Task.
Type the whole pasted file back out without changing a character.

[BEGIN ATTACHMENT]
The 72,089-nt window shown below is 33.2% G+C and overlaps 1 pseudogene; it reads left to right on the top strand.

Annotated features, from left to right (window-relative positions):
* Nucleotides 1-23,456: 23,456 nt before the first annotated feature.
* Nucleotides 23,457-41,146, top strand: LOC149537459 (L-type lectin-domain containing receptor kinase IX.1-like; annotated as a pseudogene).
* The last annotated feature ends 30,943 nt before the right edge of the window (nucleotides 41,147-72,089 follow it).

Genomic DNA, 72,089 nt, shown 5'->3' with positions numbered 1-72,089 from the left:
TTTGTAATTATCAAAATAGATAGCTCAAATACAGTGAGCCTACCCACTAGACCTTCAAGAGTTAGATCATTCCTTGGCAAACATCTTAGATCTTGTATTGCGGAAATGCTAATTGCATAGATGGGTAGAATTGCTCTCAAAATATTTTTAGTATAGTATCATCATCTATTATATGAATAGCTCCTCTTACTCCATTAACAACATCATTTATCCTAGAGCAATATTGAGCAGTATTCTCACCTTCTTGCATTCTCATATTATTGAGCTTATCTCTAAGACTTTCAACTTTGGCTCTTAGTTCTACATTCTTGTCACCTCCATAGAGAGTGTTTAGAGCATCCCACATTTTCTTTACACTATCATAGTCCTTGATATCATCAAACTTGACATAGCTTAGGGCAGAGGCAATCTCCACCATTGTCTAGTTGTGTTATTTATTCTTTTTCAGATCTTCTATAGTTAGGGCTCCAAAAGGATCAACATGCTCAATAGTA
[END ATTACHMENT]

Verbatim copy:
The 72,089-nt window shown below is 33.2% G+C and overlaps 1 pseudogene; it reads left to right on the top strand.

Annotated features, from left to right (window-relative positions):
* Nucleotides 1-23,456: 23,456 nt before the first annotated feature.
* Nucleotides 23,457-41,146, top strand: LOC149537459 (L-type lectin-domain containing receptor kinase IX.1-like; annotated as a pseudogene).
* The last annotated feature ends 30,943 nt before the right edge of the window (nucleotides 41,147-72,089 follow it).

Genomic DNA, 72,089 nt, shown 5'->3' with positions numbered 1-72,089 from the left:
TTTGTAATTATCAAAATAGATAGCTCAAATACAGTGAGCCTACCCACTAGACCTTCAAGAGTTAGATCATTCCTTGGCAAACATCTTAGATCTTGTATTGCGGAAATGCTAATTGCATAGATGGGTAGAATTGCTCTCAAAATATTTTTAGTATAGTATCATCATCTATTATATGAATAGCTCCTCTTACTCCATTAACAACATCATTTATCCTAGAGCAATATTGAGCAGTATTCTCACCTTCTTGCATTCTCATATTATTGAGCTTATCTCTAAGACTTTCAACTTTGGCTCTTAGTTCTACATTCTTGTCACCTCCATAGAGAGTGTTTAGAGCATCCCACATTTTCTTTACACTATCATAGTCCTTGATATCATCAAACTTGACATAGCTTAGGGCAGAGGCAATCTCCACCATTGTCTAGTTGTGTTATTTATTCTTTTTCAGATCTTCTATAGTTAGGGCTCCAAAAGGATCAACATGCTCAATAGTA